Typically, the malicious program identifies and enumerates the GUI elements associated with the attacked application. The malicious program then transmits a series of invalid windows messages to each of the GUI elements. If the attacking windows message causes the target application to crash, the malicious program ends. If the attacking windows message does not cause the target application to crash, the malicious program can cycle to the next windows message value and attack the GUI element again. If there are no more windows message values left to try, the malicious program can move on to attack the next GUI element in the application repeating the process of sending invalid windows messages for each GUI element until the application crashes.

SUMMARY

Systems and methods for computer security are provided. In general, in one aspect, a method is provided. The method includes monitoring for an incoming windows message directed to a graphical user interface element. The method further includes analyzing a received windows message to determine the validity of the received windows message, and preventing the windows message from being processed by the graphical user interface element if the windows message if the windows message is not valid.

Implementations can include one or more of the following features. The method can further include intercepting the incoming windows message directed to a graphical user interface element. The intercepting can include hooking the windows message to redirect the windows message to a filter. The method can further include verifying the windows message according to the analysis. The method can further include passing the windows message to the graphical user interface element for processing if the windows message is verified.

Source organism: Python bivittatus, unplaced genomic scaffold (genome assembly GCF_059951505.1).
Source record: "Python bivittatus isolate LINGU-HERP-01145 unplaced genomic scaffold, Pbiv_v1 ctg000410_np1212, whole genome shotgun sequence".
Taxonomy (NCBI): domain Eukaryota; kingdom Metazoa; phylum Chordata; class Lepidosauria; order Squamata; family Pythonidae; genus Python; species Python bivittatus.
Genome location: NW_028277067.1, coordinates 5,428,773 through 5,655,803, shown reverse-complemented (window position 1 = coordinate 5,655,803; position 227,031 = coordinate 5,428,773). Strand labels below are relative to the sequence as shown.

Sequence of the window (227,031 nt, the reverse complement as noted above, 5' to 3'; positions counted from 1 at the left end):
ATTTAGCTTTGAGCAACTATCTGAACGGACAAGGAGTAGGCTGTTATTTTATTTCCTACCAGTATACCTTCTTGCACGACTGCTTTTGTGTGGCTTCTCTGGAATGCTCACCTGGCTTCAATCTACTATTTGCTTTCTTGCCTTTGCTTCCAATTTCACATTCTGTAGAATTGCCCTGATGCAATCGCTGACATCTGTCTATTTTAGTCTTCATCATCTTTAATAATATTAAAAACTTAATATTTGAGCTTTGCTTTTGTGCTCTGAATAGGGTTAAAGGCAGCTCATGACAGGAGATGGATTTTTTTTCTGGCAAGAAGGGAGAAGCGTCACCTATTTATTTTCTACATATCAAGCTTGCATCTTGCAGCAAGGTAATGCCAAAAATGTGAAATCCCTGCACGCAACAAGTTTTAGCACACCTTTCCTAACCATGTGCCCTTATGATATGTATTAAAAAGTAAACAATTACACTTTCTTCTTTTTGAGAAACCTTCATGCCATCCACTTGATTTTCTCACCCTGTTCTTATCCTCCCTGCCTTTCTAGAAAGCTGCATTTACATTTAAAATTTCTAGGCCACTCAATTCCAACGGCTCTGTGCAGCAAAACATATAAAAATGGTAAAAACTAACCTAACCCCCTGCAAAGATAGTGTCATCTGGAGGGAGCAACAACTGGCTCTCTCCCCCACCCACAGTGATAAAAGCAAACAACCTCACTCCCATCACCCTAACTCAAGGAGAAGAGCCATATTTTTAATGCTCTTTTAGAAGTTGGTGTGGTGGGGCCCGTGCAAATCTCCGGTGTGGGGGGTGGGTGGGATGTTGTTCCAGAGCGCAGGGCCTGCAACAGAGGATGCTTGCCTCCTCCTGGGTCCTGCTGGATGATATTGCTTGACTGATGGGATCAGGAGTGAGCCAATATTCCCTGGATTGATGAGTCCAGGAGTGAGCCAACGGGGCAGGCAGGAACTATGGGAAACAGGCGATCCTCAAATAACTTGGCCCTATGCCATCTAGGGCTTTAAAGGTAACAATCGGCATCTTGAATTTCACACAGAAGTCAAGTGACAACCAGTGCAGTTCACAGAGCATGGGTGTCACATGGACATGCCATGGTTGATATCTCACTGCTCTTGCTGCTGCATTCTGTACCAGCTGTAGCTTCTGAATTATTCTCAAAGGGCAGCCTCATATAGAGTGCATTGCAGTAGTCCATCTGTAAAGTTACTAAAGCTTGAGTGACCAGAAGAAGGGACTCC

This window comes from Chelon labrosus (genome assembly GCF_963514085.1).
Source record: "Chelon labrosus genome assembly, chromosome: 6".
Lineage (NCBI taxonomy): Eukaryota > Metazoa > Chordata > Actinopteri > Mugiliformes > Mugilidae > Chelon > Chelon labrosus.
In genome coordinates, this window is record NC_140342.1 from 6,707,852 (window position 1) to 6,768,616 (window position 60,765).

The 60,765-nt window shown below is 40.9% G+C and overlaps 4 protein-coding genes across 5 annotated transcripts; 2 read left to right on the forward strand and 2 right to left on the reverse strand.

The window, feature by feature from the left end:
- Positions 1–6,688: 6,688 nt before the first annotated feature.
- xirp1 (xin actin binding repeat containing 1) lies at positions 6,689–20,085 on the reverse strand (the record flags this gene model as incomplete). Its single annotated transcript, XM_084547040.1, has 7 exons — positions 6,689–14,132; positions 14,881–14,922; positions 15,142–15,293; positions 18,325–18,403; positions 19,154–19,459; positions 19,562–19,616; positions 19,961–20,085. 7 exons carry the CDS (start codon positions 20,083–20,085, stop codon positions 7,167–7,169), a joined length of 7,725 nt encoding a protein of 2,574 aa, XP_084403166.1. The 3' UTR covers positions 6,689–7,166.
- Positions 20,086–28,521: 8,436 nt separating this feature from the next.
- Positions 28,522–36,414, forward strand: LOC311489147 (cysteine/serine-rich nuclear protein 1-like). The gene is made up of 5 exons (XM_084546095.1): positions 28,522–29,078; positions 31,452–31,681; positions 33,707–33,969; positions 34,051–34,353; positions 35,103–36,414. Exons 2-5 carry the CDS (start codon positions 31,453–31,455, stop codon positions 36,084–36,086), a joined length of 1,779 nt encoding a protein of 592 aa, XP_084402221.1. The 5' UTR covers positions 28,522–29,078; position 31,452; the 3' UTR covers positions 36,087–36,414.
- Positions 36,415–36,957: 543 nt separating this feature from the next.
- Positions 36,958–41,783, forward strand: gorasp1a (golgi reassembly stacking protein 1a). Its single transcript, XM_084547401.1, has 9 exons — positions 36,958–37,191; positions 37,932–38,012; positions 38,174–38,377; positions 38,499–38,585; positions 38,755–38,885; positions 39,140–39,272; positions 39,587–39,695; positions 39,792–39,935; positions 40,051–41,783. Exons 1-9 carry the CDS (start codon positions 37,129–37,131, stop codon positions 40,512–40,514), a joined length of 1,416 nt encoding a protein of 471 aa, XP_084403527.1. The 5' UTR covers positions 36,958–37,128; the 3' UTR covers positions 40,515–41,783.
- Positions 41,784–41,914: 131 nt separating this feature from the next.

The analyzing can include identifying a particular type of the windows message. The analyzing can also include identifying one or more parameters associated with the windows message and/or identifying a signature in the windows message. The verifying can include determining whether parameters of the windows message are valid for a particular type of windows message. The method can include otherwise processing the windows message if the windows message is not verified. The otherwise processing can include logging, or alerting.

In general, in one aspect, an apparatus is provided. The apparatus includes a GUI element. The GUI element includes a filter operable to block unverified windows messages from processing and a GUI processor operable to process windows messages.

Implementations can include one or more of the following features. The filter can further include a monitoring engine for identifying received communications as windows messages directed to the GUI element. The filter can further include an analysis engine for examining a received windows message and a verification engine operable to determine whether a received windows message is valid. The filter can further include an alert engine for generating one or more responses to an unverified windows message including alerting a user, alerting a security system, or logging the windows message.

In general, in another aspect, a filter is provided. The filter includes a monitoring engine for identifying received communications as windows messages directed to one or more GUI elements and an analysis engine for analyzing a received windows message to determine the validity of the received windows message. The filter can also include a verification engine operable to verify the received windows message based on the analysis and an alert engine for generating one or more responses to an unverified windows message including alerting a user, alerting a security system, or logging the windows message.

In general, in one aspect, a computer program product, tangibly stored on a computer-readable medium, for protecting against windows message attacks is provided. The computer program produce includes instructions operable to cause a programmable processor to monitor for an incoming windows message directed to a graphical user interface element. The computer program product also includes instructions to analyze a received windows message to determine the validity of the received windows message, and prevent the windows message from being processed by the graphical user interface element if the windows message if the windows message is not valid.